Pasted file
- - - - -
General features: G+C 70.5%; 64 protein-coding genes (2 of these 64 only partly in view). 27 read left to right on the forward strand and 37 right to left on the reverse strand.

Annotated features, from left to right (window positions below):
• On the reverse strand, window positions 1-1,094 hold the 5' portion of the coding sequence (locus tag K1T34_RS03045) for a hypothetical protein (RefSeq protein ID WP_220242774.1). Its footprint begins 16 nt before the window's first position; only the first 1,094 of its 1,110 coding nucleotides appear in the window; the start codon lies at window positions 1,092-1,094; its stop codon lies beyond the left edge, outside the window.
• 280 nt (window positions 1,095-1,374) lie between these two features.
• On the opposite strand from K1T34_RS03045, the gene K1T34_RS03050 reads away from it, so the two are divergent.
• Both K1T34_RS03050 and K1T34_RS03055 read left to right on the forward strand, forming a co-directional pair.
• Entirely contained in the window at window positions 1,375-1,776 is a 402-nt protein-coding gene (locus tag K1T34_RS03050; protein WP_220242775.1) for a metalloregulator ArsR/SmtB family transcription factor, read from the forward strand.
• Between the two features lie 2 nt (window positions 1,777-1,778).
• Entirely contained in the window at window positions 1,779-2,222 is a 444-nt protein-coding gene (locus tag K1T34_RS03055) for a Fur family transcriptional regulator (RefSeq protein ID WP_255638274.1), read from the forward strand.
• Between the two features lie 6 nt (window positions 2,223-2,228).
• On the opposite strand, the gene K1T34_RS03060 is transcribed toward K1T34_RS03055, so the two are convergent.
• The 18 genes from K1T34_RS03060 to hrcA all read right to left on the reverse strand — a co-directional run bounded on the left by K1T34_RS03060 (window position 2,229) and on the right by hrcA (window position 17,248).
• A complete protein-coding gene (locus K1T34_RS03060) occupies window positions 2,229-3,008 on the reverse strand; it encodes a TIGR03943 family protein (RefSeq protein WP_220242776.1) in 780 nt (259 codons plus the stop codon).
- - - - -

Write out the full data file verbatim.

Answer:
General features: G+C 70.5%; 64 protein-coding genes (2 of these 64 only partly in view). 27 read left to right on the forward strand and 37 right to left on the reverse strand.

Annotated features, from left to right (window positions below):
• On the reverse strand, window positions 1-1,094 hold the 5' portion of the coding sequence (locus tag K1T34_RS03045) for a hypothetical protein (RefSeq protein ID WP_220242774.1). Its footprint begins 16 nt before the window's first position; only the first 1,094 of its 1,110 coding nucleotides appear in the window; the start codon lies at window positions 1,092-1,094; its stop codon lies beyond the left edge, outside the window.
• 280 nt (window positions 1,095-1,374) lie between these two features.
• On the opposite strand from K1T34_RS03045, the gene K1T34_RS03050 reads away from it, so the two are divergent.
• Both K1T34_RS03050 and K1T34_RS03055 read left to right on the forward strand, forming a co-directional pair.
• Entirely contained in the window at window positions 1,375-1,776 is a 402-nt protein-coding gene (locus tag K1T34_RS03050; protein WP_220242775.1) for a metalloregulator ArsR/SmtB family transcription factor, read from the forward strand.
• Between the two features lie 2 nt (window positions 1,777-1,778).
• Entirely contained in the window at window positions 1,779-2,222 is a 444-nt protein-coding gene (locus tag K1T34_RS03055) for a Fur family transcriptional regulator (RefSeq protein ID WP_255638274.1), read from the forward strand.
• Between the two features lie 6 nt (window positions 2,223-2,228).
• On the opposite strand, the gene K1T34_RS03060 is transcribed toward K1T34_RS03055, so the two are convergent.
• The 18 genes from K1T34_RS03060 to hrcA all read right to left on the reverse strand — a co-directional run bounded on the left by K1T34_RS03060 (window position 2,229) and on the right by hrcA (window position 17,248).
• A complete protein-coding gene (locus K1T34_RS03060) occupies window positions 2,229-3,008 on the reverse strand; it encodes a TIGR03943 family protein (RefSeq protein WP_220242776.1) in 780 nt (259 codons plus the stop codon).